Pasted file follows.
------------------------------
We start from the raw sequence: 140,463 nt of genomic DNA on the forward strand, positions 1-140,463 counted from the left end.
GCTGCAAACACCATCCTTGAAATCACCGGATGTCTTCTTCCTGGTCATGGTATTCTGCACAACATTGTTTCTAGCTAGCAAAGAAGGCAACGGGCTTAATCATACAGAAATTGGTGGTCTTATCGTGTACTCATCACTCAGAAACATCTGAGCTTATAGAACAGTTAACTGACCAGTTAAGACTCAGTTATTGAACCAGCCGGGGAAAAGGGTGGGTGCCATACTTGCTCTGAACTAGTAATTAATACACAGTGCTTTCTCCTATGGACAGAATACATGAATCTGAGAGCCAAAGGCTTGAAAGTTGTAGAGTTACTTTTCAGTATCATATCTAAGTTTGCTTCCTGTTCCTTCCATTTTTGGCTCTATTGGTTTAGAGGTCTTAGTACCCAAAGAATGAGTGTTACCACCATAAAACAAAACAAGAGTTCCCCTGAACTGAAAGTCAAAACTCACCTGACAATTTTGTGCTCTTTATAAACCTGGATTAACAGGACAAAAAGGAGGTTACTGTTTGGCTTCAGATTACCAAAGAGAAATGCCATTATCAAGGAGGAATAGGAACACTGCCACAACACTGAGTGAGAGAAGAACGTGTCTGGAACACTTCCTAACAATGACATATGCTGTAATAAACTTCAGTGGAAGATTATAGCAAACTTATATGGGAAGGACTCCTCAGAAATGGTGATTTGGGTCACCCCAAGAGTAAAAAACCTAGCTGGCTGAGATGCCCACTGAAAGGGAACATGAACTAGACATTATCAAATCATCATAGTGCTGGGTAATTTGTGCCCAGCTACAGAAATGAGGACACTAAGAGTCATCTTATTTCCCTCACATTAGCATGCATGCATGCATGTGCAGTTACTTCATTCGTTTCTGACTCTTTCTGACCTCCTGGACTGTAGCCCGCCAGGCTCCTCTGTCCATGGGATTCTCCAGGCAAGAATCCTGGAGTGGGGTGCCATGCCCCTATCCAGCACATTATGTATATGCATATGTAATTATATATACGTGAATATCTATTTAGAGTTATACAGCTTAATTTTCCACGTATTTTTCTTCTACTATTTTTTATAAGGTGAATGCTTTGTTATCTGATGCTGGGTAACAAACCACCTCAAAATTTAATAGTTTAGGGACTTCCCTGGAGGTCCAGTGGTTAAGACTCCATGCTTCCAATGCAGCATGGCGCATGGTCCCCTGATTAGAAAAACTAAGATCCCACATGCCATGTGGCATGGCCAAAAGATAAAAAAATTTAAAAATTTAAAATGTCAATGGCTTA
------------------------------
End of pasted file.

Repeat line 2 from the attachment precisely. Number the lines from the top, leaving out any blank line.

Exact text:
GCTGCAAACACCATCCTTGAAATCACCGGATGTCTTCTTCCTGGTCATGGTATTCTGCACAACATTGTTTCTAGCTAGCAAAGAAGGCAACGGGCTTAATCATACAGAAATTGGTGGTCTTATCGTGTACTCATCACTCAGAAACATCTGAGCTTATAGAACAGTTAACTGACCAGTTAAGACTCAGTTATTGAACCAGCCGGGGAAAAGGGTGGGTGCCATACTTGCTCTGAACTAGTAATTAATACACAGTGCTTTCTCCTATGGACAGAATACATGAATCTGAGAGCCAAAGGCTTGAAAGTTGTAGAGTTACTTTTCAGTATCATATCTAAGTTTGCTTCCTGTTCCTTCCATTTTTGGCTCTATTGGTTTAGAGGTCTTAGTACCCAAAGAATGAGTGTTACCACCATAAAACAAAACAAGAGTTCCCCTGAACTGAAAGTCAAAACTCACCTGACAATTTTGTGCTCTTTATAAACCTGGATTAACAGGACAAAAAGGAGGTTACTGTTTGGCTTCAGATTACCAAAGAGAAATGCCATTATCAAGGAGGAATAGGAACACTGCCACAACACTGAGTGAGAGAAGAACGTGTCTGGAACACTTCCTAACAATGACATATGCTGTAATAAACTTCAGTGGAAGATTATAGCAAACTTATATGGGAAGGACTCCTCAGAAATGGTGATTTGGGTCACCCCAAGAGTAAAAAACCTAGCTGGCTGAGATGCCCACTGAAAGGGAACATGAACTAGACATTATCAAATCATCATAGTGCTGGGTAATTTGTGCCCAGCTACAGAAATGAGGACACTAAGAGTCATCTTATTTCCCTCACATTAGCATGCATGCATGCATGTGCAGTTACTTCATTCGTTTCTGACTCTTTCTGACCTCCTGGACTGTAGCCCGCCAGGCTCCTCTGTCCATGGGATTCTCCAGGCAAGAATCCTGGAGTGGGGTGCCATGCCCCTATCCAGCACATTATGTATATGCATATGTAATTATATATACGTGAATATCTATTTAGAGTTATACAGCTTAATTTTCCACGTATTTTTCTTCTACTATTTTTTATAAGGTGAATGCTTTGTTATCTGATGCTGGGTAACAAACCACCTCAAAATTTAATAGTTTAGGGACTTCCCTGGAGGTCCAGTGGTTAAGACTCCATGCTTCCAATGCAGCATGGCGCATGGTCCCCTGATTAGAAAAACTAAGATCCCACATGCCATGTGGCATGGCCAAAAGATAAAAAAATTTAAAAATTTAAAATGTCAATGGCTTA